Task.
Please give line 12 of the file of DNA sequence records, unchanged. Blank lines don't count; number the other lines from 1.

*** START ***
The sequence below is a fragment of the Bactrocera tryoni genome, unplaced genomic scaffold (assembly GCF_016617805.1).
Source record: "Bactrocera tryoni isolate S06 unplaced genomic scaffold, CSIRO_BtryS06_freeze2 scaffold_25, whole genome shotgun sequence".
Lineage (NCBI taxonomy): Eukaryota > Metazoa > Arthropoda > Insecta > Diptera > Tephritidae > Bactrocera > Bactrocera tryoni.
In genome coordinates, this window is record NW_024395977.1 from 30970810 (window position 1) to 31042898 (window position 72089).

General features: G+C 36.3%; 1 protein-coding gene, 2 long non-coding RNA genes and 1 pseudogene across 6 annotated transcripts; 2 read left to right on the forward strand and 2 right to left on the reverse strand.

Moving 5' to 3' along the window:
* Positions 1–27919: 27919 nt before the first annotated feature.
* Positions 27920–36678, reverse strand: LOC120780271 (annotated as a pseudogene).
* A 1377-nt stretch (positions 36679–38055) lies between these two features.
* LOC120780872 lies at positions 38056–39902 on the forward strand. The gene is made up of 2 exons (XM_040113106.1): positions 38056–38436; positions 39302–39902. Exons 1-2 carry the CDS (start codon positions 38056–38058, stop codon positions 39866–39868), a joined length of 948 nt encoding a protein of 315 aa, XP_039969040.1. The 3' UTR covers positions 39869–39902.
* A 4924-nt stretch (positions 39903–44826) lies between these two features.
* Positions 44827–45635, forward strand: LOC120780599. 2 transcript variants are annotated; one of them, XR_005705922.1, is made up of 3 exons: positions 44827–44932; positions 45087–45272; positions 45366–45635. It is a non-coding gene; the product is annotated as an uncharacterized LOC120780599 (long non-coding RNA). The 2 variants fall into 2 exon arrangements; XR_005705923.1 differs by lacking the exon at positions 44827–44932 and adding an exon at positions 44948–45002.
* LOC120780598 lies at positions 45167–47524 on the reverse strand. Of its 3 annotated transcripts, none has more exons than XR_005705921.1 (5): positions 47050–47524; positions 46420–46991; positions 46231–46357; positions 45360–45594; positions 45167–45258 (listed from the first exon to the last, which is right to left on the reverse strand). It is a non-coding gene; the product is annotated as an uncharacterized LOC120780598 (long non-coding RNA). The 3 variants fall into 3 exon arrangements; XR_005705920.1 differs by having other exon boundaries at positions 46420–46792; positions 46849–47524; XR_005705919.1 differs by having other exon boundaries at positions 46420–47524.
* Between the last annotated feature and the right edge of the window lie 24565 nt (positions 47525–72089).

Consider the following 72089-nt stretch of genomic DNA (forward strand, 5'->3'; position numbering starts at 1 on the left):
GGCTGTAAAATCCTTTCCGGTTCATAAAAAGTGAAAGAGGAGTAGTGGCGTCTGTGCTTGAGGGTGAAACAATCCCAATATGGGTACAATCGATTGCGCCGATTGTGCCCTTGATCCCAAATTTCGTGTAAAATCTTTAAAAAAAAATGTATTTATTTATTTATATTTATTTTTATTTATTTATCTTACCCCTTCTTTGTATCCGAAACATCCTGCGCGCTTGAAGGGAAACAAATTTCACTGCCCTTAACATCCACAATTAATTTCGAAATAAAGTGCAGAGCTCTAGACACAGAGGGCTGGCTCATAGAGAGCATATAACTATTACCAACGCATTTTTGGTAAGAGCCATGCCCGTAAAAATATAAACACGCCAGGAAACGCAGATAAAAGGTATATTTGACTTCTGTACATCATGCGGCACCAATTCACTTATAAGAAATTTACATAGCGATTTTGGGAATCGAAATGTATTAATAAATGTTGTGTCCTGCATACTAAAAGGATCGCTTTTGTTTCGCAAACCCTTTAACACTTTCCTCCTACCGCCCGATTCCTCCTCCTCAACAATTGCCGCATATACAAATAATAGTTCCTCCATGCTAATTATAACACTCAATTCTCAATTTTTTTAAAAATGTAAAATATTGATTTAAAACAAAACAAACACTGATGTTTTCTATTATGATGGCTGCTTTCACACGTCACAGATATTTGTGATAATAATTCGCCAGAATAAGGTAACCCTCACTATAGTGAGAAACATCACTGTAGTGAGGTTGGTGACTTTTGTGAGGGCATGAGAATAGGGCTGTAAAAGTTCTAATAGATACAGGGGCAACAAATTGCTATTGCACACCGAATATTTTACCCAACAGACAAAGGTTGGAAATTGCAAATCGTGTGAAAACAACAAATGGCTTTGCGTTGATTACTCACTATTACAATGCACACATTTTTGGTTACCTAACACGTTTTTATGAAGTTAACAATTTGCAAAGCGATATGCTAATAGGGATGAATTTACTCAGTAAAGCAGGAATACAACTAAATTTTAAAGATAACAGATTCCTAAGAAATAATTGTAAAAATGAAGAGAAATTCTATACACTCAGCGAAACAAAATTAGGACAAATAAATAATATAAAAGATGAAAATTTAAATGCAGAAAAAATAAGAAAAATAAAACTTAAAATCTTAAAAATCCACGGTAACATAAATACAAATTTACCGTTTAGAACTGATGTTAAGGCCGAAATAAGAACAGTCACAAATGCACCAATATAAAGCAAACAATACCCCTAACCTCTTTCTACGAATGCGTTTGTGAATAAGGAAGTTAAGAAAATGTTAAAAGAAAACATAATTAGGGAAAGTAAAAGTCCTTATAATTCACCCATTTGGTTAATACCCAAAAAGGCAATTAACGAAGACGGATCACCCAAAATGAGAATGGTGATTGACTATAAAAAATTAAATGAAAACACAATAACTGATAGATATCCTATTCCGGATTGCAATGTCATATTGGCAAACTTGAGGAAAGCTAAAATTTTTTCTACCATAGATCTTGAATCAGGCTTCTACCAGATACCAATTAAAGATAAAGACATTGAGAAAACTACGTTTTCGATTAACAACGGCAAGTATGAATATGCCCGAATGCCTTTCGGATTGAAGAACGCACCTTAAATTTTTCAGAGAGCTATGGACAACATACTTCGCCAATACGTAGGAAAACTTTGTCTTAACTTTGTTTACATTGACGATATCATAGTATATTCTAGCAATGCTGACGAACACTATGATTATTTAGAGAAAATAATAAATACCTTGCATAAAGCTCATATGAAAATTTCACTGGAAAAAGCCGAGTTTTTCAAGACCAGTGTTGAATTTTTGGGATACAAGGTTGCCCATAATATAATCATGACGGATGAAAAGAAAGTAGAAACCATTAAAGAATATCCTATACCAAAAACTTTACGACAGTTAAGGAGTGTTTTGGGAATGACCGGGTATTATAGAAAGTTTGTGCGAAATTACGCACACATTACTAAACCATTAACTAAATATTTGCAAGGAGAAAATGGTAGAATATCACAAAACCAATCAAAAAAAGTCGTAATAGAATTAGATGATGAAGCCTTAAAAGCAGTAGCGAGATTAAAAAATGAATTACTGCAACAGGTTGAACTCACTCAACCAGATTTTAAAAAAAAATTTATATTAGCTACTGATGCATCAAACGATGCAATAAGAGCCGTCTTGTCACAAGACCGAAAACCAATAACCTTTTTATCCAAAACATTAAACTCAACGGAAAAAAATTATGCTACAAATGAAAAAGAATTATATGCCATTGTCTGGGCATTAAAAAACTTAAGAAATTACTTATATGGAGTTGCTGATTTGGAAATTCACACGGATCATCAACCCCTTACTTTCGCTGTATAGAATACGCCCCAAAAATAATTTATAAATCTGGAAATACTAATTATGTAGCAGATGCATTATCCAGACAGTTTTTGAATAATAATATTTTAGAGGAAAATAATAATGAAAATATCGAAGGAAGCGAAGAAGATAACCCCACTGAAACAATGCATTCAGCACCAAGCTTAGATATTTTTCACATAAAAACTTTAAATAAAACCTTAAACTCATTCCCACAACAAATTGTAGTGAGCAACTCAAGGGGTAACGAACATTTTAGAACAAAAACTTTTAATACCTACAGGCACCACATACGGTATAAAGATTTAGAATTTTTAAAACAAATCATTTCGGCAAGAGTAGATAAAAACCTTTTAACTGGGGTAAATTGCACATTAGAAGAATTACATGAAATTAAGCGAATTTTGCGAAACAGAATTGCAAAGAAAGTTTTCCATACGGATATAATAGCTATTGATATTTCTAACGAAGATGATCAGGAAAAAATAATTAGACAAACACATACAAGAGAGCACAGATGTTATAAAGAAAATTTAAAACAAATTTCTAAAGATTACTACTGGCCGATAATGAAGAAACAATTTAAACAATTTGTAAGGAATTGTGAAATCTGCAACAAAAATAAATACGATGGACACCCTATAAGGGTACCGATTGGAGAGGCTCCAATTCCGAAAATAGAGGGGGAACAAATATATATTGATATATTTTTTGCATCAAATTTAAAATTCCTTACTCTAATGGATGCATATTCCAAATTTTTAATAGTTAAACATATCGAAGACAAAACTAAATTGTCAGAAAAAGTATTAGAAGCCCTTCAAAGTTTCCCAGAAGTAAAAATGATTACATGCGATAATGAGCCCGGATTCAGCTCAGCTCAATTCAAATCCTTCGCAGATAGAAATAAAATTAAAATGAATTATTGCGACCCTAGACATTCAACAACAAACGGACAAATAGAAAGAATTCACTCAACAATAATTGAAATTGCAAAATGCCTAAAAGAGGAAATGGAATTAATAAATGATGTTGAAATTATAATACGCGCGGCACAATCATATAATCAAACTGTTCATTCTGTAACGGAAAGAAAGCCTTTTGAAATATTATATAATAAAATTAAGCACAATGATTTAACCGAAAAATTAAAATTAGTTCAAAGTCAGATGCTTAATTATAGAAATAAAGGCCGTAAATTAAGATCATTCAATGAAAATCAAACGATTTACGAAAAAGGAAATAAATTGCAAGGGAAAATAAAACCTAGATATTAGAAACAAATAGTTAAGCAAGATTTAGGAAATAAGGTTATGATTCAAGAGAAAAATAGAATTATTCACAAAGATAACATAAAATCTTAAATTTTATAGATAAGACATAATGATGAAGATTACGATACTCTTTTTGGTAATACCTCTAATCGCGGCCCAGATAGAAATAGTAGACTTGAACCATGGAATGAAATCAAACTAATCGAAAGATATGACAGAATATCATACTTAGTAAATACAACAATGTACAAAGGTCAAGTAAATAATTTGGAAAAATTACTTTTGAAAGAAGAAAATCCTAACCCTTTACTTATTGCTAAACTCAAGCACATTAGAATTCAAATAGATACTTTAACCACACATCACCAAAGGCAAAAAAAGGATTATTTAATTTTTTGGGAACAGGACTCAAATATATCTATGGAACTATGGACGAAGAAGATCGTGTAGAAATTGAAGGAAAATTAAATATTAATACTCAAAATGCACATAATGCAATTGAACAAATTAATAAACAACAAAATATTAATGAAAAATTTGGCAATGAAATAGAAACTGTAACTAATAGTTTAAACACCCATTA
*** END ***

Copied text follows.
* Positions 44827–45635, forward strand: LOC120780599. 2 transcript variants are annotated; one of them, XR_005705922.1, is made up of 3 exons: positions 44827–44932; positions 45087–45272; positions 45366–45635. It is a non-coding gene; the product is annotated as an uncharacterized LOC120780599 (long non-coding RNA). The 2 variants fall into 2 exon arrangements; XR_005705923.1 differs by lacking the exon at positions 44827–44932 and adding an exon at positions 44948–45002.